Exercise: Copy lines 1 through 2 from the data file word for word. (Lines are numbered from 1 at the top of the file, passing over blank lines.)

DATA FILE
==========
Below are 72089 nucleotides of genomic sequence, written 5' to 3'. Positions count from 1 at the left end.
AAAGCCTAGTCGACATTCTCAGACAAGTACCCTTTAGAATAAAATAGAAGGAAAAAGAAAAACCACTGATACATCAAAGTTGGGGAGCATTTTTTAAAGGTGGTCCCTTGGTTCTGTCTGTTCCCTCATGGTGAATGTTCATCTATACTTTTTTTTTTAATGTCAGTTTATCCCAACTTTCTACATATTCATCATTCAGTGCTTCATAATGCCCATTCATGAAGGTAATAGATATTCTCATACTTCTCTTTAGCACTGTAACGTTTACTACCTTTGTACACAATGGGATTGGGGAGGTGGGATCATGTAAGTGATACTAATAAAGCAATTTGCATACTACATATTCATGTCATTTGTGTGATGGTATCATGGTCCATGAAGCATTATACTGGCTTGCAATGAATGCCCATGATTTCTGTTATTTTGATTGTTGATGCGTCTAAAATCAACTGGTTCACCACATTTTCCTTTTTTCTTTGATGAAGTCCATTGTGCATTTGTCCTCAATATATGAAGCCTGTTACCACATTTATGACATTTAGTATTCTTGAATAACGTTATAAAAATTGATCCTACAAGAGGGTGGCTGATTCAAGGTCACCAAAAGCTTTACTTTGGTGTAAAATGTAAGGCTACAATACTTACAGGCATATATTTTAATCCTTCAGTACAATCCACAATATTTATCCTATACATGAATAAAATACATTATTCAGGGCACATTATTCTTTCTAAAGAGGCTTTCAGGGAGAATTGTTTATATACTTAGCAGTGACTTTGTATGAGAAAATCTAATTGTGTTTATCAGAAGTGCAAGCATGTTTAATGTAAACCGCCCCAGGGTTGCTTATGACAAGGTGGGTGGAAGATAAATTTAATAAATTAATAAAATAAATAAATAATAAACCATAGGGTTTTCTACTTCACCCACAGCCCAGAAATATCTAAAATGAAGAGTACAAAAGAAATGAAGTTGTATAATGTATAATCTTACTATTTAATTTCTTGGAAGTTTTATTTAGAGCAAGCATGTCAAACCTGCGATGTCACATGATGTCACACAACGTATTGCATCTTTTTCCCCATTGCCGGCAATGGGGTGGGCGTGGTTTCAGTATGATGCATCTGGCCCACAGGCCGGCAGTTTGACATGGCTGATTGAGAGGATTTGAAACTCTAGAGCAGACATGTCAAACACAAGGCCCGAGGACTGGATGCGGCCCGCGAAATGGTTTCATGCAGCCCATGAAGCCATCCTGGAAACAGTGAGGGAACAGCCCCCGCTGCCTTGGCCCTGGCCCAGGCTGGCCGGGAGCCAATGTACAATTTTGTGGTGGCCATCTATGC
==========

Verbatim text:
Below are 72089 nucleotides of genomic sequence, written 5' to 3'. Positions count from 1 at the left end.
AAAGCCTAGTCGACATTCTCAGACAAGTACCCTTTAGAATAAAATAGAAGGAAAAAGAAAAACCACTGATACATCAAAGTTGGGGAGCATTTTTTAAAGGTGGTCCCTTGGTTCTGTCTGTTCCCTCATGGTGAATGTTCATCTATACTTTTTTTTTTAATGTCAGTTTATCCCAACTTTCTACATATTCATCATTCAGTGCTTCATAATGCCCATTCATGAAGGTAATAGATATTCTCATACTTCTCTTTAGCACTGTAACGTTTACTACCTTTGTACACAATGGGATTGGGGAGGTGGGATCATGTAAGTGATACTAATAAAGCAATTTGCATACTACATATTCATGTCATTTGTGTGATGGTATCATGGTCCATGAAGCATTATACTGGCTTGCAATGAATGCCCATGATTTCTGTTATTTTGATTGTTGATGCGTCTAAAATCAACTGGTTCACCACATTTTCCTTTTTTCTTTGATGAAGTCCATTGTGCATTTGTCCTCAATATATGAAGCCTGTTACCACATTTATGACATTTAGTATTCTTGAATAACGTTATAAAAATTGATCCTACAAGAGGGTGGCTGATTCAAGGTCACCAAAAGCTTTACTTTGGTGTAAAATGTAAGGCTACAATACTTACAGGCATATATTTTAATCCTTCAGTACAATCCACAATATTTATCCTATACATGAATAAAATACATTATTCAGGGCACATTATTCTTTCTAAAGAGGCTTTCAGGGAGAATTGTTTATATACTTAGCAGTGACTTTGTATGAGAAAATCTAATTGTGTTTATCAGAAGTGCAAGCATGTTTAATGTAAACCGCCCCAGGGTTGCTTATGACAAGGTGGGTGGAAGATAAATTTAATAAATTAATAAAATAAATAAATAATAAACCATAGGGTTTTCTACTTCACCCACAGCCCAGAAATATCTAAAATGAAGAGTACAAAAGAAATGAAGTTGTATAATGTATAATCTTACTATTTAATTTCTTGGAAGTTTTATTTAGAGCAAGCATGTCAAACCTGCGATGTCACATGATGTCACACAACGTATTGCATCTTTTTCCCCATTGCCGGCAATGGGGTGGGCGTGGTTTCAGTATGATGCATCTGGCCCACAGGCCGGCAGTTTGACATGGCTGATTGAGAGGATTTGAAACTCTAGAGCAGACATGTCAAACACAAGGCCCGAGGACTGGATGCGGCCCGCGAAATGGTTTCATGCAGCCCATGAAGCCATCCTGGAAACAGTGAGGGAACAGCCCCCGCTGCCTTGGCCCTGGCCCAGGCTGGCCGGGAGCCAATGTACAATTTTGTGGTGGCCATCTATGC